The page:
Riders shed their pants on the Red Line for annual celebration

By Yun Hao
Medill Reports

Shocked commuters watched other riders on the “L” begin to shed their pants Sunday. But shock turned to laughter as it became obvious that it was part of an annual organized event.

The 14th annual Chicago No Pants Subway Ride kicked off Sunday  afternoon with 172 riders pulling off trousers or skirts. But the boxer shorts and skivvies beneath the outer layer stayed put. Continue reading

Northwestern women’s basketball fights off Purdue to lock in 14th season win 

By Jake Meister
Medill Reports

Northwestern University women’s basketball hosted Purdue Sunday evening, emerging victorious after nearly squandering an 18-point lead.

The Wildcats grabbed their first win against the Boilermakers since 2016, squeaking out in a 61-56 nail biter. It marked the second straight game where NU head coach Joe McKeown’s team won by five points or less.

“In the locker room, we were disappointed,” senior Abbie Wolf said. “It really should’ve been a 15- to 20-point game at the end. We let them back into it.”

Senior forward Abbie Wolf goes through pregame warmups prior to winning the game against Purdue Sunday night. The powerhouse player scored double-digit points. (Jake Meister/Medill Reports)

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Chicago demonstrators call for no war with Iran

By Yun Hao
Medill Reports

“Having a dual citizenship — it’s like my parents are getting divorced,” said Negin Goodrich, an Iranian American who came to the anti-war demonstration with a sign featuring a photo of herself and her 75-year-old mother living in Iran.

The peaceful demonstration to denounce any move toward war with Iran took place Thursday afternoon on the Lincoln Park Pedestrian Bridge overlooking Lake Shore Drive.

“I love America as much as I love Iran, and I don’t want to see both of those countries in war,” Goodrich said, adding that she was very worried about her friends and family back in Iran. Her family is too anxious to sleep at night due to the threat of war, she said.

“This is a symbolic picture. It shows that we Iranians are like my mother. They’re not terrorists. They’re not very dangerous, Goodrich said. “They’re just regular people — very peaceful, very kind, and they don’t deserve to be treated like that.” Continue reading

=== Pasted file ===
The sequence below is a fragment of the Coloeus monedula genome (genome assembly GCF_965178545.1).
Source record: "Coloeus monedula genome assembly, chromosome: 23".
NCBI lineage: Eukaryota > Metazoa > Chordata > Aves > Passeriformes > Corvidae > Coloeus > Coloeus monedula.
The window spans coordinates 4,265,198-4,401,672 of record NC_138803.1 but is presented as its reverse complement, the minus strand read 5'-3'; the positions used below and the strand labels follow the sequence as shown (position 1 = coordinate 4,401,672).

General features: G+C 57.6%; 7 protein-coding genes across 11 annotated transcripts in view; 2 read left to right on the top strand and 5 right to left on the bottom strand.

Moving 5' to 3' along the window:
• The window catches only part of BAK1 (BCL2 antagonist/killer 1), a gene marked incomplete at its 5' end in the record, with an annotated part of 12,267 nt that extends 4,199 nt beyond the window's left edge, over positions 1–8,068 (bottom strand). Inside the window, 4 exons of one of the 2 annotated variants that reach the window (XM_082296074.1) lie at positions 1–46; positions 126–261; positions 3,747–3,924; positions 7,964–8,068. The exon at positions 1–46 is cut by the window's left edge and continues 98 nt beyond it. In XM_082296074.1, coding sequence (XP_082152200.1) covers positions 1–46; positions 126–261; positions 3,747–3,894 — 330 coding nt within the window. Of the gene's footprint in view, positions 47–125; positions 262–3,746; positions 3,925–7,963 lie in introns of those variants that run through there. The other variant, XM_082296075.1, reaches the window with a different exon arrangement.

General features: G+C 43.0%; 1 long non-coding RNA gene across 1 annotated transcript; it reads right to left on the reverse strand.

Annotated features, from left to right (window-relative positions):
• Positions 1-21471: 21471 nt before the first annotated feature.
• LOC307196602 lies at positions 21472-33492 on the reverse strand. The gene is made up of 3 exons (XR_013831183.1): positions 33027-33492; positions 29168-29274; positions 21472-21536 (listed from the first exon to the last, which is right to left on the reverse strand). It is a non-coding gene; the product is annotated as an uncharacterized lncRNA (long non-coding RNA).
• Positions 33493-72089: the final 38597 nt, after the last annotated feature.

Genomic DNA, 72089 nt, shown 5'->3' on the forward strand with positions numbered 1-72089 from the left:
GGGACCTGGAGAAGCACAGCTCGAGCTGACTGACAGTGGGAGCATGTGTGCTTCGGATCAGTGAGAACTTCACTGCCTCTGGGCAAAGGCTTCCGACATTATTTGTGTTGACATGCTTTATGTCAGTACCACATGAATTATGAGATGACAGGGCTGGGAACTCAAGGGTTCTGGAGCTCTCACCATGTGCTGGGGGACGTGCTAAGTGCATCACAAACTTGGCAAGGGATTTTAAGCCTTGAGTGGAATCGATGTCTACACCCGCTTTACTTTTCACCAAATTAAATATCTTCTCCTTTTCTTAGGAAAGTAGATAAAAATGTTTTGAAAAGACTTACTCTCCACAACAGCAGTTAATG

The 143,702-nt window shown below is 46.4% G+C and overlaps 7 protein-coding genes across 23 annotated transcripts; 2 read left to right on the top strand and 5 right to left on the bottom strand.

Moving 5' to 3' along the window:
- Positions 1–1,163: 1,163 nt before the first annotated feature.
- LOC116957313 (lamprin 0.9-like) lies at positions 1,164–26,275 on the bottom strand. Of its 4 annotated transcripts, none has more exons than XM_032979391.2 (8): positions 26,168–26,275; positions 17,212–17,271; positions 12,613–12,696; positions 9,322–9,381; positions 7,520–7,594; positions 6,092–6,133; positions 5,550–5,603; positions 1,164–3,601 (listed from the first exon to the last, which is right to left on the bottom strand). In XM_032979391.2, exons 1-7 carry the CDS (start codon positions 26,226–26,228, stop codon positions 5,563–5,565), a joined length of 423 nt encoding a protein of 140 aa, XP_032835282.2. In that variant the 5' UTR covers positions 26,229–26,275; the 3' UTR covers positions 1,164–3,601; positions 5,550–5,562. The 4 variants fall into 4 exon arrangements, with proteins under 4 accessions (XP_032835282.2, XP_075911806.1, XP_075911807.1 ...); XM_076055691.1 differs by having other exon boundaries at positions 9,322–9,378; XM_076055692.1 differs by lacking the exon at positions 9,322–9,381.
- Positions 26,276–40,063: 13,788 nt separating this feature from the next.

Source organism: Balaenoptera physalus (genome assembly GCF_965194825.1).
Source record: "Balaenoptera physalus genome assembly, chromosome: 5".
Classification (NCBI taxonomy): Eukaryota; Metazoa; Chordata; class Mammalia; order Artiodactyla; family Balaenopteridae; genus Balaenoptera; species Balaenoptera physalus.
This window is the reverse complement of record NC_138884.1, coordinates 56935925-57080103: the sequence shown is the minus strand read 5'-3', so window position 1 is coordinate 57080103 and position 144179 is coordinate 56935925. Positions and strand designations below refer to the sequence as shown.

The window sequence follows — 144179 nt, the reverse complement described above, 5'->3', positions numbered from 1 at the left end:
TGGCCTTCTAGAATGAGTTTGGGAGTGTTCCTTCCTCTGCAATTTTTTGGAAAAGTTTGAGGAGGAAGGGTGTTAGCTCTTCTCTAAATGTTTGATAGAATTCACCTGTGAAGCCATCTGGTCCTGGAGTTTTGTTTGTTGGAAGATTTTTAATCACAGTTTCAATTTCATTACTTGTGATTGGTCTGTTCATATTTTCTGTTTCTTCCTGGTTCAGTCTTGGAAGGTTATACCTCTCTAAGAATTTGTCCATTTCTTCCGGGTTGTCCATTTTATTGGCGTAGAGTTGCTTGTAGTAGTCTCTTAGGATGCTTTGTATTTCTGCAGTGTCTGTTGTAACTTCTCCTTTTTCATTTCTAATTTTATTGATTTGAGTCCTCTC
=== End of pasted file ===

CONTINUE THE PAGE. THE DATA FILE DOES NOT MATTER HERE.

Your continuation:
Climate science pioneer Wallace Broecker memorialized at namesake symposium

By Zack Fishman
Medill Reports

The locked office of the late climate scientist Wallace “Wally” Broecker displays a wooden ship’s wheel, mounted on a window-paneled wall behind his former desk. The wheel overlooks the forested campus of Columbia University’s Lamont-Doherty Earth Observatory, where Broecker conducted research for nearly 70 years. It originated from one of LDEO’s first vessels used for ocean chemistry testing in the 1960s, and the choice of its current home is no accident: The captain’s wheel is symbolic of Broecker’s leadership at the institution, says paleoclimatologist and LDEO professor Jerry McManus.

Office with desk, ship's wheel and large window
Broecker’s former office is on the second floor of the Gary C. Comer Geochemistry Building in Palisades, New York. LDEO administration hopes to re-open its doors for continued use while preserving Broecker’s memory, although it has not yet come to a decision. (Zack Fishman/MEDILL)

Broecker, who died in February at the age of 87, made significant contributions to the scientific understanding of the oceans, climate and climate change during his long academic career, mentoring several generations of students. Born in Oak Park in 1931 as the second of five children, he received his Ph.D. in geology at Columbia and became an assistant professor there in 1959. Since then, he pioneered the use of carbon isotopes and trace compounds to date and map the oceans, as well as introducing the concept of a “global conveyor” that connects the world’s oceans through heat-driven circulation. Broecker also popularized the phrase “global warming” in a 1975 paper and has been deemed the “grandfather of climate science” by many in the field.

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Mayor Lightfoot’s anti-violence budget sparks debate between non-profits and critics

By Arnab Mondal
Medill Reports

As he leaves his house every morning to go to his job, Kenneth Watkins’ mother wishes him a good day with a smile.

“She used to look so worried whenever I left the house,” Watkins said. “The only thing she used to say to me was ‘Stay safe.’ But she looks so happy and relieved now.”

Watkins works at Chicago Animal Care and Control, where he tends and trains pets in the shelter. “Spending the entire day with these animals puts my mind at ease,” he said. “I love being here, and I really want to change. I don’t want to go back to selling drugs.”

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How prisoners count: the politics of prison gerrymandering in Illinois

By Joel Jacobs
Medill Reports

In Illinois, each person’s vote is not counted equally. A single vote for a state representative in Cook County is likely to wield less influence than one in Randolph County downstate.